Degradation of juvenile hormone III in vitro by non-parasitized and parasitized Spodoptera exigua (Noctuidae) and by the endoparasitoid Chelonus inanitus (Braconidae)

Beatrice Lanzrein, Bruce Hammock

Research output: Contribution to journalArticle

11 Citations (Scopus)

Abstract

Parasitism of Spodoptera exigua by the solitary egg-larval parasitoid Chelonus inanitus induces precocious onset of metamorphosis, i.e. parasitized larvae construct a pupal cell and become prepupae in the fifth larval instar while non-parasitized larvae do so in the sixth larval instar. The parasitoid larva emerges as a freshly molted third instar larva from the precocious prepupa. A comparison of the metabolism of racemic 3H-JH III by homogenates of non-parasitized and parasitized larvae at the stage of pupal cell formation revealed that very similar amounts of juvenile hormone III diol, juvenile hormone III acid and juvenile hormone III acid-diol were formed. This shows that the changes in juvenile hormone degradation associated with metamorphosis, which occur in the sixth stadium in non-parasitized larvae, are precociously induced in parasitized larvae in the fifth stadium. In homogenates of parasitoid larvae, juvenile hormone III metabolizing activity was very low during the internal phase of development (first to second instar larvae) and almost excusively juvenile hormone III diol was formed. After emergence from the host, i.e. in third instar larvae, juvenile hormone III metabolic activity increased and esterases became active. In comparison to the host, specific juvenile hormone III degrading activities were always much lower in homogenates of parasitoid larvae than of host larvae. With homogenates of S. exigua eggs at a stage 2 3 of embryonic development and shortly before hatching, the pattern of juvenile hormone III metabolism was almost identical whether parasitized or not, and the major metabolite being formed was juvenile hormone III diol. This shows that parasitism by C. inanitus does not influence juvenile hormone metabolic activities at these stages.

Original languageEnglish (US)
Pages (from-to)993-1000
Number of pages8
JournalJournal of Insect Physiology
Volume41
Issue number11
StatePublished - Nov 1995

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Spodoptera
Spodoptera exigua
juvenile hormones
Braconidae
Noctuidae
Larva
degradation
larvae
glycols
instars
Juvenile Hormones
metamorphosis
Chelonus inanitus
In Vitro Techniques
juvenile hormone III
parasitism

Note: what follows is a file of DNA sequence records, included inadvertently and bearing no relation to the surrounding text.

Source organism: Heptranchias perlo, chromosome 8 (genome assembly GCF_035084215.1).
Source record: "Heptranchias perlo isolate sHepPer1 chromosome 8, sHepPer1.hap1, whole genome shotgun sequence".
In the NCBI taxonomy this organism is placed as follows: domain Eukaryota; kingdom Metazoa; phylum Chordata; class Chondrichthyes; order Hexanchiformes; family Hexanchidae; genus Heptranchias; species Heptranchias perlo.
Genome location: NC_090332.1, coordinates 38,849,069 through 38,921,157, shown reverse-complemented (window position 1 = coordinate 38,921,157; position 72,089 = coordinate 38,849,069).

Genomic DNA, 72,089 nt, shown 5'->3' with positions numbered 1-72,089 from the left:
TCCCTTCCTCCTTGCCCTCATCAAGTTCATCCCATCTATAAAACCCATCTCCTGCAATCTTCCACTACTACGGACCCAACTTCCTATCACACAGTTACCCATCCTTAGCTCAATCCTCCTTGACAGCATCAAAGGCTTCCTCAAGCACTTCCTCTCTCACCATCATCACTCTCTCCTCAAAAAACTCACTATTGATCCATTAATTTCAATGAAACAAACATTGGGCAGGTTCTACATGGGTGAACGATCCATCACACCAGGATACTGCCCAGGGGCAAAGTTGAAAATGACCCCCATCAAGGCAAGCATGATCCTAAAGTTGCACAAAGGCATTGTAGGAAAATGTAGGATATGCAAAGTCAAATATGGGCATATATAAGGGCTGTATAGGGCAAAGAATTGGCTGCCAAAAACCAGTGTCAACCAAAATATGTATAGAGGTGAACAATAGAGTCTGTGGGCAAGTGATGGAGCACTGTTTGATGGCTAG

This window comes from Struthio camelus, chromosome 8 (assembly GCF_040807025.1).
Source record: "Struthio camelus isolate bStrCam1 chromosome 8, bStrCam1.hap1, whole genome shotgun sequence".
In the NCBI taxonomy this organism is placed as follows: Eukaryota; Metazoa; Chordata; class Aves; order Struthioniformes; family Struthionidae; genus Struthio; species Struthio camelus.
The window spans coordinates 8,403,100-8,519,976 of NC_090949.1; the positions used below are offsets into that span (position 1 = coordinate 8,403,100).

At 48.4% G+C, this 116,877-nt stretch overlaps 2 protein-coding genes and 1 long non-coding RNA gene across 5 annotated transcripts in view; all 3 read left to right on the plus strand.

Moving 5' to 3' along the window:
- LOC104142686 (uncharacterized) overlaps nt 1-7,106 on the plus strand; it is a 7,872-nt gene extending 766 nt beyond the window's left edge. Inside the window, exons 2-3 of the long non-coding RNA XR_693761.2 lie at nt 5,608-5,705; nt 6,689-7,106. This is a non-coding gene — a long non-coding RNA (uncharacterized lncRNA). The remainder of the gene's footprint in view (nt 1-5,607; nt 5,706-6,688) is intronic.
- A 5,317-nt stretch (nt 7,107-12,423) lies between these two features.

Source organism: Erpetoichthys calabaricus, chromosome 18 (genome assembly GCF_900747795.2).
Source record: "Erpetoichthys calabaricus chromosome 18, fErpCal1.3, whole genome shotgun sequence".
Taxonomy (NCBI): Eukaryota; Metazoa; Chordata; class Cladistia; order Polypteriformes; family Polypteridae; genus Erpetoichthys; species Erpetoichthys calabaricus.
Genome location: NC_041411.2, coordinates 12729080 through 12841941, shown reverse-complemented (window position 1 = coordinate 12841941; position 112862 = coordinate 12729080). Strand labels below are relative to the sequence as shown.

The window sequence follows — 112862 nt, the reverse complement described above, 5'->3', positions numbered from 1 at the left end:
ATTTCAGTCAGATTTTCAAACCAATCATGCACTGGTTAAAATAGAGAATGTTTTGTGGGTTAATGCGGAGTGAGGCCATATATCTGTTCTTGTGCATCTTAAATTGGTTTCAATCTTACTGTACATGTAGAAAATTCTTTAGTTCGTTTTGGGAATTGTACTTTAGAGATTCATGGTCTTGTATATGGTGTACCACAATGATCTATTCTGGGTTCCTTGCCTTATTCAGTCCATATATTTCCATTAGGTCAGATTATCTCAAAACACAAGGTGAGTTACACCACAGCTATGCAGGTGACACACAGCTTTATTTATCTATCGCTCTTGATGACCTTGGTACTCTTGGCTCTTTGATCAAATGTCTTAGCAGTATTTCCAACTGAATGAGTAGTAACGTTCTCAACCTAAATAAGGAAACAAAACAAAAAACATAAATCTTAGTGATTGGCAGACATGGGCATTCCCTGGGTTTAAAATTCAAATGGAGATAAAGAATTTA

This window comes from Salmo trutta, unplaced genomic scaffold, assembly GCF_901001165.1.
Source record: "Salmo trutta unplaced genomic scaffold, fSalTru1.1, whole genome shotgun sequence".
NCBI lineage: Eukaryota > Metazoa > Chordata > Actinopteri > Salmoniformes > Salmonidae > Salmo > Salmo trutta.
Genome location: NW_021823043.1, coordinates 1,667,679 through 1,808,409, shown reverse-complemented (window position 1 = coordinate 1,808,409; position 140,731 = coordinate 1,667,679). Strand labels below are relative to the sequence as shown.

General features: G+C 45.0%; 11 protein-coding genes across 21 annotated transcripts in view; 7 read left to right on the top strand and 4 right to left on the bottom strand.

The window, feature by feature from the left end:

prepupae
Acids
metabolism
acids

Keywords

  • Chelonus
  • Hymenoptera
  • Juvenile hormone metabolism
  • Parasitoid/host
  • Spodoptera

ASJC Scopus subject areas

  • Physiology
  • Insect Science

Cite this

Degradation of juvenile hormone III in vitro by non-parasitized and parasitized Spodoptera exigua (Noctuidae) and by the endoparasitoid Chelonus inanitus (Braconidae). / Lanzrein, Beatrice; Hammock, Bruce.

In: Journal of Insect Physiology, Vol. 41, No. 11, 11.1995, p. 993-1000.

Research output: Contribution to journalArticle

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abstract = "Parasitism of Spodoptera exigua by the solitary egg-larval parasitoid Chelonus inanitus induces precocious onset of metamorphosis, i.e. parasitized larvae construct a pupal cell and become prepupae in the fifth larval instar while non-parasitized larvae do so in the sixth larval instar. The parasitoid larva emerges as a freshly molted third instar larva from the precocious prepupa. A comparison of the metabolism of racemic 3H-JH III by homogenates of non-parasitized and parasitized larvae at the stage of pupal cell formation revealed that very similar amounts of juvenile hormone III diol, juvenile hormone III acid and juvenile hormone III acid-diol were formed. This shows that the changes in juvenile hormone degradation associated with metamorphosis, which occur in the sixth stadium in non-parasitized larvae, are precociously induced in parasitized larvae in the fifth stadium. In homogenates of parasitoid larvae, juvenile hormone III metabolizing activity was very low during the internal phase of development (first to second instar larvae) and almost excusively juvenile hormone III diol was formed. After emergence from the host, i.e. in third instar larvae, juvenile hormone III metabolic activity increased and esterases became active. In comparison to the host, specific juvenile hormone III degrading activities were always much lower in homogenates of parasitoid larvae than of host larvae. With homogenates of S. exigua eggs at a stage 2 3 of embryonic development and shortly before hatching, the pattern of juvenile hormone III metabolism was almost identical whether parasitized or not, and the major metabolite being formed was juvenile hormone III diol. This shows that parasitism by C. inanitus does not influence juvenile hormone metabolic activities at these stages.",
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